As you may know, this blog provides information for students who want to study in Australia. Whatever you want to know — from what to bring Down Under to how much living in Australia will cost and everything in between — we can tell you. However, although the Embassy of Australia Education Team is friendly, knowledgeable, and has first-hand experience studying in Australia (University of Queensland study abroad alum right here!), there’s nothing quite like hearing stories from students who are exploring Australia right now.
If you want to hear real live stories from real live students about what student life in Australia entails, look no further! We’ve got it all here:
1. Ask a Student Ambassador
2011-12 Student Ambassadors
Student ambassadors have recently returned from their studies Down Under and are here to answer your questions about what it’s like to study, live, and explore in Australia. Curious about a specific uni, program, or field of study? You can read their bios to see who’s best to answer all of your questions — and then email them and ask away!
2. Read Student Blogs
Our student bloggers share their semester in Australia with you as they’re living it — can’t get more authentic than that! Marissa gives prospective students insight on what it’s like being the only American in class: “It’s interesting to be the foreigner in class for a change. I’m often called on in class to talk about issues or practices in the States. Being on the other side of things and hearing different opinions makes me realize different beliefs and thoughts I have about the way we do things back home.” You can read the rest of the post as well as Marissa’s helpful tips on how to have a great semester at Aussie uni right here. Or check out Venita’s post about her class’s real-life application here… or Lilach’s post to learn what an HD is (Hungry Dingo? Or perhaps Mick’s little-known brother, Harold Dundee? Click here to find out).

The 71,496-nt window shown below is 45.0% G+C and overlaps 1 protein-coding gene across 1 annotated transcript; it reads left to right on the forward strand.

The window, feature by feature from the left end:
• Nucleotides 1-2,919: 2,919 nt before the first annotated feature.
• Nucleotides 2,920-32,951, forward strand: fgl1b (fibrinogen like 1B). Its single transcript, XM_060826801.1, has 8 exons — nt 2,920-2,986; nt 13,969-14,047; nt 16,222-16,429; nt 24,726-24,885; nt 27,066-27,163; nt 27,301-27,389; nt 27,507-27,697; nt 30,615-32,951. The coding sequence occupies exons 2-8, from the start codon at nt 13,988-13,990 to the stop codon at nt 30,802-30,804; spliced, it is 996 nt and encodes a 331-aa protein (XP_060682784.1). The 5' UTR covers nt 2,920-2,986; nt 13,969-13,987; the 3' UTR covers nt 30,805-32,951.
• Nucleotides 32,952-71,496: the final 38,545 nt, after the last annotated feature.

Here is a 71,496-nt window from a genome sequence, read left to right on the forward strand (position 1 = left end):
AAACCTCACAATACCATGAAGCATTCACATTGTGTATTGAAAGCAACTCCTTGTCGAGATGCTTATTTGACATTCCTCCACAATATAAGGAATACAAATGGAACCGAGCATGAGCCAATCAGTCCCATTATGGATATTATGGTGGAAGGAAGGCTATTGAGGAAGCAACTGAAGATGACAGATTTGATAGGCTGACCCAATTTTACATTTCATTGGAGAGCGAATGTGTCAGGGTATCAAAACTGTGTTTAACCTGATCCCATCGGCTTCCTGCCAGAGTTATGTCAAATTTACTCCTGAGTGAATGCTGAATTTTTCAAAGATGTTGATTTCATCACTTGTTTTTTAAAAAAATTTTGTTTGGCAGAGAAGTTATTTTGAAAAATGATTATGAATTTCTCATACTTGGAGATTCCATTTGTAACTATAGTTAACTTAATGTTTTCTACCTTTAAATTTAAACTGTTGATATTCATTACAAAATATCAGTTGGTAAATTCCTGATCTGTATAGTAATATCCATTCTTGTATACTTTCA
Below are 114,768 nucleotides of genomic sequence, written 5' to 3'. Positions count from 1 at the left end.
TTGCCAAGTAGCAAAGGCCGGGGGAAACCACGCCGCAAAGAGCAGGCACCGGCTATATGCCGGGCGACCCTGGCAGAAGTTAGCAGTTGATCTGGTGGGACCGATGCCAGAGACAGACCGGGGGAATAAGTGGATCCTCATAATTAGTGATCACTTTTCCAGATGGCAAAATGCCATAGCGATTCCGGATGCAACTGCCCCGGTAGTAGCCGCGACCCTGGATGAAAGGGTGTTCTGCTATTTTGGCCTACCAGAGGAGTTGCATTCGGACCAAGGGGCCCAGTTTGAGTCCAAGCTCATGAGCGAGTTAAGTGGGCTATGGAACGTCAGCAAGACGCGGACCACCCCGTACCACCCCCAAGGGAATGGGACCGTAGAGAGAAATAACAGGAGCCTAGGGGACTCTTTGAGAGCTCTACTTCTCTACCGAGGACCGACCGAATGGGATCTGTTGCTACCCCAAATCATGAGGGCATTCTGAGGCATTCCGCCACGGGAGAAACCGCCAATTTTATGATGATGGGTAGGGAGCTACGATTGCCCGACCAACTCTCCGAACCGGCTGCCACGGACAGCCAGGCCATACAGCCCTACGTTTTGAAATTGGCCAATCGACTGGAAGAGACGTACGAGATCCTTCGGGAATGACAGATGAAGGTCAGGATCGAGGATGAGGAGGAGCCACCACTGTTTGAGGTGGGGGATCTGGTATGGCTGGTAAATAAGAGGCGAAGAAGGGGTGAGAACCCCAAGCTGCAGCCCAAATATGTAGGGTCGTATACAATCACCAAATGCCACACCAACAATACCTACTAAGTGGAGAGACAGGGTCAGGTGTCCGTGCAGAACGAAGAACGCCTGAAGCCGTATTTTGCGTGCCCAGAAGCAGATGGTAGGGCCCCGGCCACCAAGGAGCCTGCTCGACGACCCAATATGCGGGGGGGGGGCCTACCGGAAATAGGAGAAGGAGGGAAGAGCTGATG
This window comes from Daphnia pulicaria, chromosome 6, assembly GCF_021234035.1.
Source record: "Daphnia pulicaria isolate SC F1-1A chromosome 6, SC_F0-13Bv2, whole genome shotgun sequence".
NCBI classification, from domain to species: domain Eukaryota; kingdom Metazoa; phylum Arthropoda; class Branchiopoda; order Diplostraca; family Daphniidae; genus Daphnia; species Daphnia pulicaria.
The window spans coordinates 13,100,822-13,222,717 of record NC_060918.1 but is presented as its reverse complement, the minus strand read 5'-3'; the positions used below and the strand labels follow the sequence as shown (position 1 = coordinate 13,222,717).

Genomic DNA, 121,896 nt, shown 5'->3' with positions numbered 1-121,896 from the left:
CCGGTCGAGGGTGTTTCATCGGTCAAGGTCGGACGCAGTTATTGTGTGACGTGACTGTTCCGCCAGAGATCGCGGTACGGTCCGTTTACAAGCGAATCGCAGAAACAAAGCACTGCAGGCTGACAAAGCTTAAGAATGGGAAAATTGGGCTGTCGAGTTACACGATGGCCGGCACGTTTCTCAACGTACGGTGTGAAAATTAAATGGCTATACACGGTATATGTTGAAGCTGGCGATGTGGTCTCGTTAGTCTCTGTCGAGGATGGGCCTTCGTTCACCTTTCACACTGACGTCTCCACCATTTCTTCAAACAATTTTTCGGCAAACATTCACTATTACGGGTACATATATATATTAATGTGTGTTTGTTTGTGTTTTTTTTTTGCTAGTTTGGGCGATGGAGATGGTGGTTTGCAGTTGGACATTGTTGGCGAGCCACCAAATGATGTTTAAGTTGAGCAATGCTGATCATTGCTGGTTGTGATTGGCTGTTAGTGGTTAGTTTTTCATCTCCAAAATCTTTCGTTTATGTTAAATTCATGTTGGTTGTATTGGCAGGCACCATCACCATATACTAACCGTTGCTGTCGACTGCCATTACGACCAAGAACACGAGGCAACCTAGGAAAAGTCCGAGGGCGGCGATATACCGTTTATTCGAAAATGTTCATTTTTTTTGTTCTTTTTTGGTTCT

And of course, catch up with the rest of the student bloggers here.
3. Watch Student Videos
What’s better than reading about study abroad in Australia? Why, watching videos of course! These student videos explore what it’s like to live and learn in Australia — and most importantly, how Australia provides them with a Future Unlimited. Click here for the full playlist.